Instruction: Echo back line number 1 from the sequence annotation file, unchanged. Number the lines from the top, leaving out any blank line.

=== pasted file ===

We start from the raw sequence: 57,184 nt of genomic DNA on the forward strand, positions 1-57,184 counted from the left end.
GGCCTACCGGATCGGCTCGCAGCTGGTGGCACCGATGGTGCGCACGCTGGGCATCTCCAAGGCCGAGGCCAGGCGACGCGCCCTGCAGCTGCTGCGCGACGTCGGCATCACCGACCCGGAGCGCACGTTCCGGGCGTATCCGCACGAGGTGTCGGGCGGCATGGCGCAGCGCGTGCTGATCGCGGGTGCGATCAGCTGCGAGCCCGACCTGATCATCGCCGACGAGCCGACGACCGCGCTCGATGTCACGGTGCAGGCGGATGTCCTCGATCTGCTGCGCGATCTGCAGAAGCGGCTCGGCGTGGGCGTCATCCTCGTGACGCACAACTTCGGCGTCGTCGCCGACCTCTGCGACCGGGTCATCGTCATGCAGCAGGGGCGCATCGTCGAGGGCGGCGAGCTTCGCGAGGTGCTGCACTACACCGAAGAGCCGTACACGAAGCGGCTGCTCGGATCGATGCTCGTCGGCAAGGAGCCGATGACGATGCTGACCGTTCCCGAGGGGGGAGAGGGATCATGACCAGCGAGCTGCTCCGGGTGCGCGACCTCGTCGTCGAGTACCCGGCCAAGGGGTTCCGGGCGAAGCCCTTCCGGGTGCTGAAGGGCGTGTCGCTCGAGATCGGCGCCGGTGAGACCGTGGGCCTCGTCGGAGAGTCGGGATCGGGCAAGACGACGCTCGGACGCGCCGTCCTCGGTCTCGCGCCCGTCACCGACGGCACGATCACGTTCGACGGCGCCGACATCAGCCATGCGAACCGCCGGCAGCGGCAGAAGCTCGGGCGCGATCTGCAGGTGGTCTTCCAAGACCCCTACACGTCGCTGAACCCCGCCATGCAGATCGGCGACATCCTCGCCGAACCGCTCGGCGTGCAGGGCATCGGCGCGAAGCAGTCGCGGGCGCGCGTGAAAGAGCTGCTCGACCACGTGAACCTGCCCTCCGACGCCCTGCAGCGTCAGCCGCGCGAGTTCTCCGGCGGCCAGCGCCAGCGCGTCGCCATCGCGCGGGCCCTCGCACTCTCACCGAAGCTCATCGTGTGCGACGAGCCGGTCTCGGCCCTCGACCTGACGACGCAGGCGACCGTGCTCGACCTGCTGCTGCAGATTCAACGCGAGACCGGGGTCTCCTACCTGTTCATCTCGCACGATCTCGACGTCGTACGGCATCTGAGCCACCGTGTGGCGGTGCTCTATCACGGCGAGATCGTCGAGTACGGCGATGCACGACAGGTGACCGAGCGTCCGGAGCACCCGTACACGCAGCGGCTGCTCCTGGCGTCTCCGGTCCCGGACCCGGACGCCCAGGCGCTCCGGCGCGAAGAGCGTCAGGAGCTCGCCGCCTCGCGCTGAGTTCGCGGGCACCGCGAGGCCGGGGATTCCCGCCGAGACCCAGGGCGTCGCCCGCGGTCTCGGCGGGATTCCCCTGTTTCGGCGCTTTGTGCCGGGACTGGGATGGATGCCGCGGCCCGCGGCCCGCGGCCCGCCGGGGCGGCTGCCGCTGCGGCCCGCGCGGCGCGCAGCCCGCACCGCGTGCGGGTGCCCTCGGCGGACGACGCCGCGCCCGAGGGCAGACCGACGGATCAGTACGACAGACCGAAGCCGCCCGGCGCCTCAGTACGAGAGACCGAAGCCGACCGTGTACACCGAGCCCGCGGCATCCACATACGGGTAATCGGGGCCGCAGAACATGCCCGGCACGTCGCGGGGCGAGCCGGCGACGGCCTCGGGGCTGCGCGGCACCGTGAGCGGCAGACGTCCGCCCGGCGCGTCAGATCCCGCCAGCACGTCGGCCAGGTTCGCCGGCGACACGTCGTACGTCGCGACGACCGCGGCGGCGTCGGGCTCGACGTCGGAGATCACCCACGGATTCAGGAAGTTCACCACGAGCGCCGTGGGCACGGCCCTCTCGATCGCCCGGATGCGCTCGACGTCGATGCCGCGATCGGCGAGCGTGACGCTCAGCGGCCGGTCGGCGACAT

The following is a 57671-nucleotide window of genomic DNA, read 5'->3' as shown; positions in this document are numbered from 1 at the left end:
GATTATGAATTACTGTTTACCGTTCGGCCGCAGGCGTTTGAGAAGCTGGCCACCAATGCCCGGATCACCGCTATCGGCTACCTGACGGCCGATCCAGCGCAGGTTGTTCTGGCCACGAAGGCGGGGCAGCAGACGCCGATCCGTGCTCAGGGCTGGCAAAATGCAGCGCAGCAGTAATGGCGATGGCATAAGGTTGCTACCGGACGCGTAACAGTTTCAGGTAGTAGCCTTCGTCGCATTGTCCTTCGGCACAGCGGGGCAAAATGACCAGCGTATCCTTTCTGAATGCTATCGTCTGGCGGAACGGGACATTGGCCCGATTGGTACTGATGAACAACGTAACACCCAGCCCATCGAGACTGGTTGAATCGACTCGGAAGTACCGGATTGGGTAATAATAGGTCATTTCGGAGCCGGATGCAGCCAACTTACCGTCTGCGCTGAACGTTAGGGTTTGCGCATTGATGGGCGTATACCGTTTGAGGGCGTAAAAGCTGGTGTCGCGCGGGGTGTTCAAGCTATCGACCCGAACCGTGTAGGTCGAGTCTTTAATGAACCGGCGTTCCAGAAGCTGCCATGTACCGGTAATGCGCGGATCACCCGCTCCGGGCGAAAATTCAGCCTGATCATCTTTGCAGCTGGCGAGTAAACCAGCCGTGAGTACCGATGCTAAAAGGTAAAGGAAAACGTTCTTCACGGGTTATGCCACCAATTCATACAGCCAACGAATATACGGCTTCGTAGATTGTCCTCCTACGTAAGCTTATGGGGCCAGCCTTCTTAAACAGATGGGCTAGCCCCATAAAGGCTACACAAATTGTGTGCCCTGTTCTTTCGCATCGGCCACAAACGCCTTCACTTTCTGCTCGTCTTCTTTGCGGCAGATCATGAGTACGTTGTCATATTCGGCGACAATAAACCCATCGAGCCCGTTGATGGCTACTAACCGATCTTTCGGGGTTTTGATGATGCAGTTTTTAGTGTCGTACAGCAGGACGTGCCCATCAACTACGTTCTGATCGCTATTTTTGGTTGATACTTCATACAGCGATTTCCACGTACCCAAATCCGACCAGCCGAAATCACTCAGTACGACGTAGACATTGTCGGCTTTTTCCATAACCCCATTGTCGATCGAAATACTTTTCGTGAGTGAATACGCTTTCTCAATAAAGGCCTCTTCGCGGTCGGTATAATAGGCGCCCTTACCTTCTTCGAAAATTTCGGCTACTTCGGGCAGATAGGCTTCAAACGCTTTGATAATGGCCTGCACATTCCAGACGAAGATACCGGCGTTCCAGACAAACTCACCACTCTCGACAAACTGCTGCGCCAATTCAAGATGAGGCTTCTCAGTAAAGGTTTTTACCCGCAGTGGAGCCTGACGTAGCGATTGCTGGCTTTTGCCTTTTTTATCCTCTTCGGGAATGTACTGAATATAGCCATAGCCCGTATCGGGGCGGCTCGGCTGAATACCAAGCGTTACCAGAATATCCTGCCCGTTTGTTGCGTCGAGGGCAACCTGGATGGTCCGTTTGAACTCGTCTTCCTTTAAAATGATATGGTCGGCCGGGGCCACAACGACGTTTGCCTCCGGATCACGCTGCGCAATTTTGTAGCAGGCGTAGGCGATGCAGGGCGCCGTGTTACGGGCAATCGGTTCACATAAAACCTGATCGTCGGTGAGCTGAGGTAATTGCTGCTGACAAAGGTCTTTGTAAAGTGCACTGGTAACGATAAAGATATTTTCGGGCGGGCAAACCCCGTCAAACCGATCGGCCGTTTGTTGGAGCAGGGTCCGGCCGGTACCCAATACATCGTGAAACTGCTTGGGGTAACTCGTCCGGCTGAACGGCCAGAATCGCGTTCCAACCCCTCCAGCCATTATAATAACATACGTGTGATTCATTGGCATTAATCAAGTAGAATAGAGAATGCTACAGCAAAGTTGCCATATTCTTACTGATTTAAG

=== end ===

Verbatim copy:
We start from the raw sequence: 57,184 nt of genomic DNA on the forward strand, positions 1-57,184 counted from the left end.